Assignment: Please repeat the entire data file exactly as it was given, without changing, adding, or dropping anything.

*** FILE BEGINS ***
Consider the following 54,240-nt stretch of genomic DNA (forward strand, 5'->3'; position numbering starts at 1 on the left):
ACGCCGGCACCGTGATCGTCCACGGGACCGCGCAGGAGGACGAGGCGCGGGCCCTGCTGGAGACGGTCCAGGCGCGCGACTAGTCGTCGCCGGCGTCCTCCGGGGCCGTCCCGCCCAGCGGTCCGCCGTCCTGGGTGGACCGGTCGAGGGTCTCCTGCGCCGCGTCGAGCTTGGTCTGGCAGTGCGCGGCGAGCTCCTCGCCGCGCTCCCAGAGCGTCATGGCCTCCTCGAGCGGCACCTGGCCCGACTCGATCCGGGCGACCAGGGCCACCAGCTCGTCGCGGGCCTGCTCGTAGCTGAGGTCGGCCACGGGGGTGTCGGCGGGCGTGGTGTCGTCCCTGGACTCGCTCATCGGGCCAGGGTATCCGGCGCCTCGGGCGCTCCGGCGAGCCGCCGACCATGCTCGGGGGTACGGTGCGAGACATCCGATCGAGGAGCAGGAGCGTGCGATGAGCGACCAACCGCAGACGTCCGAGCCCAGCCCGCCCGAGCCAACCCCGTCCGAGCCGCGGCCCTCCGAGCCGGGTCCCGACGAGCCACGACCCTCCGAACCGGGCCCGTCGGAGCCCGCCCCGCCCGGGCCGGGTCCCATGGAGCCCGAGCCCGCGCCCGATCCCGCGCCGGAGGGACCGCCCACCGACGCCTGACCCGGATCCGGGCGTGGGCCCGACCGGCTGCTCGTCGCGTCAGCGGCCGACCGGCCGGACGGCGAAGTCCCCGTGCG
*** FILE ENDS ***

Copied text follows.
Consider the following 54,240-nt stretch of genomic DNA (forward strand, 5'->3'; position numbering starts at 1 on the left):
ACGCCGGCACCGTGATCGTCCACGGGACCGCGCAGGAGGACGAGGCGCGGGCCCTGCTGGAGACGGTCCAGGCGCGCGACTAGTCGTCGCCGGCGTCCTCCGGGGCCGTCCCGCCCAGCGGTCCGCCGTCCTGGGTGGACCGGTCGAGGGTCTCCTGCGCCGCGTCGAGCTTGGTCTGGCAGTGCGCGGCGAGCTCCTCGCCGCGCTCCCAGAGCGTCATGGCCTCCTCGAGCGGCACCTGGCCCGACTCGATCCGGGCGACCAGGGCCACCAGCTCGTCGCGGGCCTGCTCGTAGCTGAGGTCGGCCACGGGGGTGTCGGCGGGCGTGGTGTCGTCCCTGGACTCGCTCATCGGGCCAGGGTATCCGGCGCCTCGGGCGCTCCGGCGAGCCGCCGACCATGCTCGGGGGTACGGTGCGAGACATCCGATCGAGGAGCAGGAGCGTGCGATGAGCGACCAACCGCAGACGTCCGAGCCCAGCCCGCCCGAGCCAACCCCGTCCGAGCCGCGGCCCTCCGAGCCGGGTCCCGACGAGCCACGACCCTCCGAACCGGGCCCGTCGGAGCCCGCCCCGCCCGGGCCGGGTCCCATGGAGCCCGAGCCCGCGCCCGATCCCGCGCCGGAGGGACCGCCCACCGACGCCTGACCCGGATCCGGGCGTGGGCCCGACCGGCTGCTCGTCGCGTCAGCGGCCGACCGGCCGGACGGCGAAGTCCCCGTGCG